A review of other jurisdictions regarding the intrusion of privacy claim reveals that the gravamen of this tort is "the injury to the feelings of the plaintiff, and the mental anguish and distress caused thereby." Fernandez v. United Acceptance Corp., 125 Ariz. 459, 462, 610 P.2d 461, 464 (Ariz.App.1980). See, Monroe v. Darr, 221 Kan. 281, 559 P.2d 322 (1977); 62A Am.Jur.2d Privacy § 252 (1990) and cases cited therein; 5A Personal Injury, Right of Privacy § 1.03[d] (Louis R. Frumer & Melvin I. Friedman, eds., 1994). Generally, other jurisdictions have held that in order for a plaintiff to recover, the plaintiff must prove "an intentional substantial intrusion, physically or otherwise, upon the solitude or seclusion of the complaining party that would be highly offensive to the reasonable person." Turner v. General Adjustment Bureau, Inc., 832 P.2d 62, 67 (Utah App.1992). See, Snakenberg v. The Hartford, 299 S.C. 164, 383 S.E.2d 2 (S.C.App.1989); Billings v. Atkinson, 489 S.W.2d 858 (Tex.1973); Monroe, supra; Miller v. Motorola, Inc., 202 Ill.App.3d 976, 148 Ill.Dec. 303, 560 N.E.2d 900 (1990); PETA v. Bobby Berosini, Ltd., 111 Nev. 615, 895 P.2d 1269 (1995); 62A Am.Jur.2d, supra, § 38 et seq.; David A. Elder, The Law of Privacy § 2:10 (1991). Certainly, Willman's conduct would be highly offensive to almost anyone that was subject to it.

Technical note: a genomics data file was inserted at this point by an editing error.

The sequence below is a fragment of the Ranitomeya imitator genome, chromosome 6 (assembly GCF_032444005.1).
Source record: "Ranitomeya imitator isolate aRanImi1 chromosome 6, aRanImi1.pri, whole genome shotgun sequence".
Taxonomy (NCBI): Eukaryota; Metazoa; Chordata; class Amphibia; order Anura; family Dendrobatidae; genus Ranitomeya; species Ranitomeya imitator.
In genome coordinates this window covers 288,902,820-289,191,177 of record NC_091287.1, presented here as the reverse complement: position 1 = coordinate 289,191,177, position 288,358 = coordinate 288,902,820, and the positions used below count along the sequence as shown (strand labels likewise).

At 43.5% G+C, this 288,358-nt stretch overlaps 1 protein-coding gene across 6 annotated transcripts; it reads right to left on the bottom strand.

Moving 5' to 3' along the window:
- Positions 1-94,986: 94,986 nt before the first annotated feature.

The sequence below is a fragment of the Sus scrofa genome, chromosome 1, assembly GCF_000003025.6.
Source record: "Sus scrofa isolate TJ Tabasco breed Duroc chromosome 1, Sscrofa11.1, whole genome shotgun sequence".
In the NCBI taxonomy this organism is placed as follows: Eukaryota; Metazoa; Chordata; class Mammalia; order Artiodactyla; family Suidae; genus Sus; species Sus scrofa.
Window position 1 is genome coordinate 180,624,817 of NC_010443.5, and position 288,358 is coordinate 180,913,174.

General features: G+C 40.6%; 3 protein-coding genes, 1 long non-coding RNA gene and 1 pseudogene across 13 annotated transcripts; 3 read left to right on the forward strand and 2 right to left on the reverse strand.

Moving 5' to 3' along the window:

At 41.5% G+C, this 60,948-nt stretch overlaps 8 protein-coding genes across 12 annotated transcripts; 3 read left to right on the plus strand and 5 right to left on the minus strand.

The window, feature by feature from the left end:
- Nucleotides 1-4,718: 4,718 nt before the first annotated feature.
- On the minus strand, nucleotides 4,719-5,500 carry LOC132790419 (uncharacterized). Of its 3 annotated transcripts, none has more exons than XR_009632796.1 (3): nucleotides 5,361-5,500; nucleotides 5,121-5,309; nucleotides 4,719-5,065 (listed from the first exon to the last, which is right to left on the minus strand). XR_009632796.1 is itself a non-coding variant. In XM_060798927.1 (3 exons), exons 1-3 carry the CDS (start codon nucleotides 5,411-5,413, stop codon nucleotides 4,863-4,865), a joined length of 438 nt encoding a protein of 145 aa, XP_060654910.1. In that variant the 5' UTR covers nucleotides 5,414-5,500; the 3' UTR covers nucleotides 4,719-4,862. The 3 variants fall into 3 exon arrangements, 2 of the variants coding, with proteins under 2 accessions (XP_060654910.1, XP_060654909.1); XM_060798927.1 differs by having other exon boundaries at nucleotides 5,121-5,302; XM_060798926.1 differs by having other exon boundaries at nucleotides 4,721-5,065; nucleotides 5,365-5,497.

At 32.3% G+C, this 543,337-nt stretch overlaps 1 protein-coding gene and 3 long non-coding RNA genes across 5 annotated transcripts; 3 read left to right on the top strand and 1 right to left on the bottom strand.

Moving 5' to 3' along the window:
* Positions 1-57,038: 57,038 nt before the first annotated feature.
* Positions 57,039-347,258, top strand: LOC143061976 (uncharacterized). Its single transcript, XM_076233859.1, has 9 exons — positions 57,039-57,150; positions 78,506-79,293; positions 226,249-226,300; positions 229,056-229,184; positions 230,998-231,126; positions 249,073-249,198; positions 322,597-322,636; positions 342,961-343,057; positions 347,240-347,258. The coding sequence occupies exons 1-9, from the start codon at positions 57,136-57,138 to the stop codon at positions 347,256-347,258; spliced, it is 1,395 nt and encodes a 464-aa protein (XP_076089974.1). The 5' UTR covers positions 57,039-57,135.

Once a party has established that the defendant has intruded, the defendant is liable for damages. At least one court has held that if the plaintiff proves liability of the defendant for an intrusion then "the fact of damage is established as a matter of law." Snakenberg, 299 S.C. at 172, 383 S.E.2d at 6. Other jurisdictions have either relied upon or expressly adopted the Restatement (Second) of Torts § 652H (1977) as the proper measure of damages. See, e.g., Socialist Workers Party v. Attorney General of U.S., 642 F.Supp. 1357 (S.D.N.Y.1986); Monroe, supra; Turner, supra. Courts have also recognized that damages in this area can be difficult to ascertain or measure by a pecuniary standard, but that this is not a ground for denying recovery. Turner, supra; Fairfield v. American Photocopy Equipment Co., 138 Cal.App.2d 82, 291 P.2d 194 (1955); 62A Am.Jur.2d, supra, § 257, and cases cited therein.